“It’s been five years since Kawaski Trawick was tragically killed in his own home at the hands of two NYPD officers. My heart continues to be with his loved ones left grieving and seeking accountability for his death. As the Council Member representing the district where Kawaski Trawick lived and was killed, I continue to support and fight alongside the Trawick family in their quest for accountability,” said Council Member Pierina Sanchez. “As we remember Kawaski, we demand the NYPD fire these officers and strive to create the change that ensures such a tragedy can never happen again. The facts in this case are clear, as highlighted by CCRB’s substantiating evidence of NYPD misconduct: accountability means termination of the officers who took Kawaski’s life.”

The Trawick family attorney, Royce Russell spoke directly to the biased nature of the NYPD and the Adams administration, “The lack of compassion and respect is revealing given the law enforcement background of the City’s leadership.”

The rally was organized by groups that have been working closely with Kawaski Trawick’s family on the campaign to fire Thompson and Davis, including: Justice Committee, Make the Road NY, Housing Works, NYC Anti-Violence Project, VOCAL-NY, El Puente, Showing Up for Racial Justice-NYC, and Communities United for Police Reform (CPR)


“The police think they have the power and authority to do whatever they want. They murdered Kawaski Trawick in his own home. I’m disgusted that Brendan Thompson and Herbert Davis have not been fired. Kawaski deserves justice, just like Win Rozario. NYPD officers must face consequences for killing Black and brown New Yorkers,” said Marcos Larios, youth member of Make the Road NY 

“The officers involved in the murder of Kawaski Trawick must be fired immediately. Five years after his murder, Kawaski’s family still has not seen any effort by the Adams administration to serve justice in his case,” said Donavon Taveras, Lead Organizer, El Puente.

“For five long years, Trawick's family and advocates have not been able to rest due to our mayoral administration’s refusal to hold NYPD Officers Thompson and Davis accountable for the death of Kawaski Trawick.  This injustice highlights the legacy of racism in our county and city—a system that blatantly discriminates based on race, sexual orientation, and identity expression. This injustice not only robs individuals of dignity and life, but wastes human potential, undermining our community. The time for action is now; Commissioner Caban and Mayor Adams must fire Thompson and Davis to ensure justice for Kawasaki Trawick and his family,“ said Anthony Feliciano, VP Community Mobilization, Housing Works.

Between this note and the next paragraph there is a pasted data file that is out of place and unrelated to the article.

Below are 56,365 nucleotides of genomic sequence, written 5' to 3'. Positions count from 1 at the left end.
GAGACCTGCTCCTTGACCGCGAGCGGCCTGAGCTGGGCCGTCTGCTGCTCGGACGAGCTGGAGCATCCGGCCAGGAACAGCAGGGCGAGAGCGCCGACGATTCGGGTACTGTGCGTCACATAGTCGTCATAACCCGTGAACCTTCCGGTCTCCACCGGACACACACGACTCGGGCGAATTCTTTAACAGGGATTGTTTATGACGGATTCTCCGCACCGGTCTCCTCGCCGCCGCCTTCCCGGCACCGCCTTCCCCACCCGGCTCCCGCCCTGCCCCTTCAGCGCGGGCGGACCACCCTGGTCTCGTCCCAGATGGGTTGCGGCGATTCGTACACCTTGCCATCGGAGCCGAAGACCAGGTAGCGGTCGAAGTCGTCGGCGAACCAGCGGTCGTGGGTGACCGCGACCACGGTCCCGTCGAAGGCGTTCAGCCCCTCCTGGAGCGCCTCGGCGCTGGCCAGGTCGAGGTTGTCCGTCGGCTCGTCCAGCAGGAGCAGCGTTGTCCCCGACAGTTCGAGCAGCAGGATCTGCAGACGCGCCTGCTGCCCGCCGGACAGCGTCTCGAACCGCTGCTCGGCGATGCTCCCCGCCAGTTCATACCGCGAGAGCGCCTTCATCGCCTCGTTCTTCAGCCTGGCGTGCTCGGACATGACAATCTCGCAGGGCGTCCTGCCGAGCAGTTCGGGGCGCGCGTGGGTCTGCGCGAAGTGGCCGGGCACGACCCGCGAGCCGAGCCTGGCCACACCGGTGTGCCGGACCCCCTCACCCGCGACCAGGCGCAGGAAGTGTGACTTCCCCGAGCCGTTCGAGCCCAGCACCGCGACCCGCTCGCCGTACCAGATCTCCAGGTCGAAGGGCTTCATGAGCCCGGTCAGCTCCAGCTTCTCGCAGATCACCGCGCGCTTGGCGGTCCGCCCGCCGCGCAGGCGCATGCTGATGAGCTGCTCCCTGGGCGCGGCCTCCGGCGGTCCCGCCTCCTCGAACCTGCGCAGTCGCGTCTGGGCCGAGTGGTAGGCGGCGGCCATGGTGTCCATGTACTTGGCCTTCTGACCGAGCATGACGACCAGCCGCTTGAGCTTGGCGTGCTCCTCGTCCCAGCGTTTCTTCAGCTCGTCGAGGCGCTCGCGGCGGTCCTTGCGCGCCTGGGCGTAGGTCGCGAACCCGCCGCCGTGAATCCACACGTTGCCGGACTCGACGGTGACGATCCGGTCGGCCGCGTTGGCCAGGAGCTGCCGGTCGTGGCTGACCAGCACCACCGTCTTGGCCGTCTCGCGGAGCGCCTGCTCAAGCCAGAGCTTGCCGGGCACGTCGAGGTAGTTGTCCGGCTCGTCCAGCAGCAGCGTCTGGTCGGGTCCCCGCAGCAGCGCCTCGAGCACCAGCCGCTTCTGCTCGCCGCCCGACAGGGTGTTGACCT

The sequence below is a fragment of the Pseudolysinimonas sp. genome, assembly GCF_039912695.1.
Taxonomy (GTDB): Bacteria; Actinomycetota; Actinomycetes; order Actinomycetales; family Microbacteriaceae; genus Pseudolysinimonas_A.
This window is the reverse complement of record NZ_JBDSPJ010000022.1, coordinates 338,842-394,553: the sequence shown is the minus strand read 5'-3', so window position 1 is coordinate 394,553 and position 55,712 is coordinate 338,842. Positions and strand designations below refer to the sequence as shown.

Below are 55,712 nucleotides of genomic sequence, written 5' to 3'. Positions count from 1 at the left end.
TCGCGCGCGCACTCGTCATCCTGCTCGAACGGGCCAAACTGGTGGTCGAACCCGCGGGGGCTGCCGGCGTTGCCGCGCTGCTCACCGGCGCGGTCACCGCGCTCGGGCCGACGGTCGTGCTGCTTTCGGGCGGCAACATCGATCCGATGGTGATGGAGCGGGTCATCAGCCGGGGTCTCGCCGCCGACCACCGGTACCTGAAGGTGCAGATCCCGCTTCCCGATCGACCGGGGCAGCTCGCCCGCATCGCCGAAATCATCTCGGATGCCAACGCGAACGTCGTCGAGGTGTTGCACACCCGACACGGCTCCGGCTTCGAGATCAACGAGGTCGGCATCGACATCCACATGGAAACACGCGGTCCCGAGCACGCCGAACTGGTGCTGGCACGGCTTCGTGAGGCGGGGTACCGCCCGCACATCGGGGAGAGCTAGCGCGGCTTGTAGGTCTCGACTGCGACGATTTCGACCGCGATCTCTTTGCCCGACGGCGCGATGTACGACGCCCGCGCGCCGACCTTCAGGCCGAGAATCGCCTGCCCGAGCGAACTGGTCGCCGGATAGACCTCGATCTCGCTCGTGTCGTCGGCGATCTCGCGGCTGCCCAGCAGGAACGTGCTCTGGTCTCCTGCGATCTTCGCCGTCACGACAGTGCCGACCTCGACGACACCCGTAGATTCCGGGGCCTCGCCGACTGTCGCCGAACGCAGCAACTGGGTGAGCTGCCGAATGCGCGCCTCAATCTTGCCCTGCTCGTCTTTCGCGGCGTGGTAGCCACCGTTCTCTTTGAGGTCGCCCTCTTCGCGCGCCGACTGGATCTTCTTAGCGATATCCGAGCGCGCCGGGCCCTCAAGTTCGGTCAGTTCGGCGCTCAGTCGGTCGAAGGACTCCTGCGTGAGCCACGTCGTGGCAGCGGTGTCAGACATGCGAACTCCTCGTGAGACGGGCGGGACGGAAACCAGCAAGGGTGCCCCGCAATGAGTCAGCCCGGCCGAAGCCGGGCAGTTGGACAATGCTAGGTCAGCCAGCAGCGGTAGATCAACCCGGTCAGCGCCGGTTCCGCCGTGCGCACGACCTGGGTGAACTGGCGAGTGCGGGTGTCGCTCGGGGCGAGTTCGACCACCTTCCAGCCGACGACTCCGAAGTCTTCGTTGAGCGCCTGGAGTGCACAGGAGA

About the Justice Committee:

Since the 1980s, the Justice Committee (JC) has been dedicated to building a movement against police violence and systemic racism in New York City. The heart of our work is organizing and uplifting the leadership of families who have lost loved ones to the police and survivors of police violence. We empower our community to deter police violence, hold law enforcement accountable, and build people-led community safety through grassroots organizing campaigns, community empowerment, political education, our CopWatch program, and by developing safety mechanisms and projects that decrease reliance on police. By building solidarity with other anti-racist, immigrant and people of color-led organizations, the Justice Committee seeks to contribute to a broad-based movement for racial, social, and economic justice.

About Communities United for Police Reform:

Communities United for Police Reform (CPR) is an unprecedented campaign to end discriminatory and abusive policing practices in New York, and to build a lasting movement that promotes public safety and reduces reliance on policing. CPR runs coalitions of over 200 local, statewide and national organizations, bringing together a movement of community members, lawyers, researchers and activists to work for change. The partners in this campaign come from all 5 boroughs, from all walks of life and represent many of those most unfairly targeted by the NYPD.


Topics: Kawaski Trawick